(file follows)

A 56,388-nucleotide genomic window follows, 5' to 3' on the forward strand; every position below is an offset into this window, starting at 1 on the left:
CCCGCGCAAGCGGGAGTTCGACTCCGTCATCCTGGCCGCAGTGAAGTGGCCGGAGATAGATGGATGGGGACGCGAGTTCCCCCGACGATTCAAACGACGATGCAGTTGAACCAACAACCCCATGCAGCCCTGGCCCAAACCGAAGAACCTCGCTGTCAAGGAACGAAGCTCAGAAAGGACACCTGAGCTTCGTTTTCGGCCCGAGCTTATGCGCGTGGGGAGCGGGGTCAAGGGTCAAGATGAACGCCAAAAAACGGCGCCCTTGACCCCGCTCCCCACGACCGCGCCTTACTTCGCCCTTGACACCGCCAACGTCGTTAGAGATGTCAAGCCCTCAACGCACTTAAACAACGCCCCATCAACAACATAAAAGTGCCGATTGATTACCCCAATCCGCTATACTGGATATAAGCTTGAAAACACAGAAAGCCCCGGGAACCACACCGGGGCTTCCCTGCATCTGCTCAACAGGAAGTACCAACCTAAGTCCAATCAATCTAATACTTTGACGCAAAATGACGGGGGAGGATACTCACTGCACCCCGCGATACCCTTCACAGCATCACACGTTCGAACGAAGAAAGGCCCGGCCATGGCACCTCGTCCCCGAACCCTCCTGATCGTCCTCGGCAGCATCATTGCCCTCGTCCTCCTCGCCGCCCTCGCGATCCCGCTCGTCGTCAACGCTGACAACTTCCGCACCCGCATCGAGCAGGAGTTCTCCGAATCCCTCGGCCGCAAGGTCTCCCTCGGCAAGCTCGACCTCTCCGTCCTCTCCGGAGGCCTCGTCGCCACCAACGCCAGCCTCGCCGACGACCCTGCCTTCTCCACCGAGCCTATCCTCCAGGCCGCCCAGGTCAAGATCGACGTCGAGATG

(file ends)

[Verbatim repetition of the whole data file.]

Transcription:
A 56,388-nucleotide genomic window follows, 5' to 3' on the forward strand; every position below is an offset into this window, starting at 1 on the left:
CCCGCGCAAGCGGGAGTTCGACTCCGTCATCCTGGCCGCAGTGAAGTGGCCGGAGATAGATGGATGGGGACGCGAGTTCCCCCGACGATTCAAACGACGATGCAGTTGAACCAACAACCCCATGCAGCCCTGGCCCAAACCGAAGAACCTCGCTGTCAAGGAACGAAGCTCAGAAAGGACACCTGAGCTTCGTTTTCGGCCCGAGCTTATGCGCGTGGGGAGCGGGGTCAAGGGTCAAGATGAACGCCAAAAAACGGCGCCCTTGACCCCGCTCCCCACGACCGCGCCTTACTTCGCCCTTGACACCGCCAACGTCGTTAGAGATGTCAAGCCCTCAACGCACTTAAACAACGCCCCATCAACAACATAAAAGTGCCGATTGATTACCCCAATCCGCTATACTGGATATAAGCTTGAAAACACAGAAAGCCCCGGGAACCACACCGGGGCTTCCCTGCATCTGCTCAACAGGAAGTACCAACCTAAGTCCAATCAATCTAATACTTTGACGCAAAATGACGGGGGAGGATACTCACTGCACCCCGCGATACCCTTCACAGCATCACACGTTCGAACGAAGAAAGGCCCGGCCATGGCACCTCGTCCCCGAACCCTCCTGATCGTCCTCGGCAGCATCATTGCCCTCGTCCTCCTCGCCGCCCTCGCGATCCCGCTCGTCGTCAACGCTGACAACTTCCGCACCCGCATCGAGCAGGAGTTCTCCGAATCCCTCGGCCGCAAGGTCTCCCTCGGCAAGCTCGACCTCTCCGTCCTCTCCGGAGGCCTCGTCGCCACCAACGCCAGCCTCGCCGACGACCCTGCCTTCTCCACCGAGCCTATCCTCCAGGCCGCCCAGGTCAAGATCGACGTCGAGATG